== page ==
“We highlight Vietnamese coffee, but we also roast other coffees from Southeast and East Asia,” explained Thu Pham, who is one of the owners.
Caphe Roasters operates primarily as a wholesale business, partnering with area markets and growing relationships with restaurants. They also held pop-up events– until March.
“Our wholesale clients dropped 70%, and then we were doing lots of pop-ups and catering events throughout the week, obviously those just halted,” Pham said.
So they zeroed in on e-commerce, bolstering their website with plans to launch a subscription service soon.
Caphe also partnered with five other local businesses to design online customizable care packages known as the Joy Boxes.
“There’s coffee, cheese, beer, a bunch of ice cream and pops, and mushrooms!” Thu exclaimed.
A report released by the non-profit Connected Commerce Council (3C) found that during the COVID-19 crisis, 76% of small businesses rely more on digital tools.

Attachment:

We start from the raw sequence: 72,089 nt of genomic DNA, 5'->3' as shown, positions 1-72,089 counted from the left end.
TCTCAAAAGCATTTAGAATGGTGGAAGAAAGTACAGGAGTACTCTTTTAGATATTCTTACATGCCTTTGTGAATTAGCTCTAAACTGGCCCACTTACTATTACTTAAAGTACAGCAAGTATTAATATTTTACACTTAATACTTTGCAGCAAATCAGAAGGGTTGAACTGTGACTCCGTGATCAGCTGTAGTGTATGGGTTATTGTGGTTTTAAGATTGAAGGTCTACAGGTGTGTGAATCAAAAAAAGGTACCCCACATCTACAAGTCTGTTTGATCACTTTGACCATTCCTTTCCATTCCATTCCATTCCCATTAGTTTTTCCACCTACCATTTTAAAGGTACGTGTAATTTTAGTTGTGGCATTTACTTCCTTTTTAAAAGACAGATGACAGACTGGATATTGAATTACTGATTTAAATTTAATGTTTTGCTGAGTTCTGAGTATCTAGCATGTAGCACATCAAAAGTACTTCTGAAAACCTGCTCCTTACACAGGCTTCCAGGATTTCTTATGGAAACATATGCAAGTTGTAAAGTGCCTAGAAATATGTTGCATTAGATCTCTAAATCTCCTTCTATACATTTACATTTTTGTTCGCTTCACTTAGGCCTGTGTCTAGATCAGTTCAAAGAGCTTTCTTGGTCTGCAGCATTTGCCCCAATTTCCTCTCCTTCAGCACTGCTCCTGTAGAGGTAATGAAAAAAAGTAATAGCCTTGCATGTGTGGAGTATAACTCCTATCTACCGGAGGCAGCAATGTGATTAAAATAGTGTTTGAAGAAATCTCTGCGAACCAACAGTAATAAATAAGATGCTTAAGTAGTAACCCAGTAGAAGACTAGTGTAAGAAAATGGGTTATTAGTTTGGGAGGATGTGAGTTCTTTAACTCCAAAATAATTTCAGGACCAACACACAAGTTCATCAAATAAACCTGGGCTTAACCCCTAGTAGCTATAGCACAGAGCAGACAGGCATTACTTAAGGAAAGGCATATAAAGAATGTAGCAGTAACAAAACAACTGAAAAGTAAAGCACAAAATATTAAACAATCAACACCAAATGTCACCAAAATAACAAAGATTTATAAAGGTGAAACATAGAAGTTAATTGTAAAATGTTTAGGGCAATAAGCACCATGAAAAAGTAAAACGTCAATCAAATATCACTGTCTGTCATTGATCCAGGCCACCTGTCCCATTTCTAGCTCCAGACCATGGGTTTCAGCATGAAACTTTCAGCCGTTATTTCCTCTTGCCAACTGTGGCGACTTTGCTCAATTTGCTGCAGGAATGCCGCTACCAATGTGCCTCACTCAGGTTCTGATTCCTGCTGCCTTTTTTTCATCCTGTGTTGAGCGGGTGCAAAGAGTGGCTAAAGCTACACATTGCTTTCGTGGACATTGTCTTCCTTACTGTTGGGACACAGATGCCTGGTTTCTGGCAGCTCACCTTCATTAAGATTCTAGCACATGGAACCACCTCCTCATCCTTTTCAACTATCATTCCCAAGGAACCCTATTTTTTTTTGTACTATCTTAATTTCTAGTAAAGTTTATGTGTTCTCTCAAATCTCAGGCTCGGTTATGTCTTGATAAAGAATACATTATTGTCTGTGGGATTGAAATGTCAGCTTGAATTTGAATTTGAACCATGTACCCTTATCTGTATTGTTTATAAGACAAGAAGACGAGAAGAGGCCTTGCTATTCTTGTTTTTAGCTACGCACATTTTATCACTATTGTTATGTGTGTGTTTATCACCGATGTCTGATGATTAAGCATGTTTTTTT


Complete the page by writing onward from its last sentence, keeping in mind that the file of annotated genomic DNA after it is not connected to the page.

Thu was among more than 300 Pennsylvania business owners that signed a letter from 3C to Governor Wolf urging continued support for online tools that have been vital to small businesses.
“When that lockdown was put in place, we all had to figure out what are we going to do to keep our small business that we put a lot of our money, a lot of our time, a lot of our care, a lot of our families’ trust into,” Thu said.
While the online tools have helped, they do not replace Caphe’s back-to-normal, in-person business.
Caphe Roasters is hoping to be able to open a student-run cafe in October.
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